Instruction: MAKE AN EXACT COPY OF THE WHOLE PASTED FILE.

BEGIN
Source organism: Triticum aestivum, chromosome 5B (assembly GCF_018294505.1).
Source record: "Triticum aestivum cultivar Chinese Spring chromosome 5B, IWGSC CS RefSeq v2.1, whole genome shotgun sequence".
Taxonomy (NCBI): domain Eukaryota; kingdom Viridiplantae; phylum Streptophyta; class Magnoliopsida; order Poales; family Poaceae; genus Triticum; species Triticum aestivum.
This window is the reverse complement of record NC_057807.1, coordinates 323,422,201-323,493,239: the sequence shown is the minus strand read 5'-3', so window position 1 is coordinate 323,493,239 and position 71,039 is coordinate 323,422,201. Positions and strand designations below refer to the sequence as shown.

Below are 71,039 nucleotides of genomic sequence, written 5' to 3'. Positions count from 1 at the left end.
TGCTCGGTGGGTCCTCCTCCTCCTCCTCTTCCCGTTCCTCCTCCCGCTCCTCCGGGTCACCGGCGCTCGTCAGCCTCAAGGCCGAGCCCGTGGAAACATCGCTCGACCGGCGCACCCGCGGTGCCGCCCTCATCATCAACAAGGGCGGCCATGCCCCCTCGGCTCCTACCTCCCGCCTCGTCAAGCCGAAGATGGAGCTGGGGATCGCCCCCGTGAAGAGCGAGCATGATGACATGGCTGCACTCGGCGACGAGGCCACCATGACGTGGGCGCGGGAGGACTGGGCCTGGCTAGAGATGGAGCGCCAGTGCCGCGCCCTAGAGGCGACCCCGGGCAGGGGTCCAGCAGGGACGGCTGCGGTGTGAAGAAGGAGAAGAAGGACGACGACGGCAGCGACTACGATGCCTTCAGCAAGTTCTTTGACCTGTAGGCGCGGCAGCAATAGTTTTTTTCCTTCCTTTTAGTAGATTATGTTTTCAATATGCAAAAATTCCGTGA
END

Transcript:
Source organism: Triticum aestivum, chromosome 5B (assembly GCF_018294505.1).
Source record: "Triticum aestivum cultivar Chinese Spring chromosome 5B, IWGSC CS RefSeq v2.1, whole genome shotgun sequence".
Taxonomy (NCBI): domain Eukaryota; kingdom Viridiplantae; phylum Streptophyta; class Magnoliopsida; order Poales; family Poaceae; genus Triticum; species Triticum aestivum.
This window is the reverse complement of record NC_057807.1, coordinates 323,422,201-323,493,239: the sequence shown is the minus strand read 5'-3', so window position 1 is coordinate 323,493,239 and position 71,039 is coordinate 323,422,201. Positions and strand designations below refer to the sequence as shown.

Below are 71,039 nucleotides of genomic sequence, written 5' to 3'. Positions count from 1 at the left end.
TGCTCGGTGGGTCCTCCTCCTCCTCCTCTTCCCGTTCCTCCTCCCGCTCCTCCGGGTCACCGGCGCTCGTCAGCCTCAAGGCCGAGCCCGTGGAAACATCGCTCGACCGGCGCACCCGCGGTGCCGCCCTCATCATCAACAAGGGCGGCCATGCCCCCTCGGCTCCTACCTCCCGCCTCGTCAAGCCGAAGATGGAGCTGGGGATCGCCCCCGTGAAGAGCGAGCATGATGACATGGCTGCACTCGGCGACGAGGCCACCATGACGTGGGCGCGGGAGGACTGGGCCTGGCTAGAGATGGAGCGCCAGTGCCGCGCCCTAGAGGCGACCCCGGGCAGGGGTCCAGCAGGGACGGCTGCGGTGTGAAGAAGGAGAAGAAGGACGACGACGGCAGCGACTACGATGCCTTCAGCAAGTTCTTTGACCTGTAGGCGCGGCAGCAATAGTTTTTTTCCTTCCTTTTAGTAGATTATGTTTTCAATATGCAAAAATTCCGTGA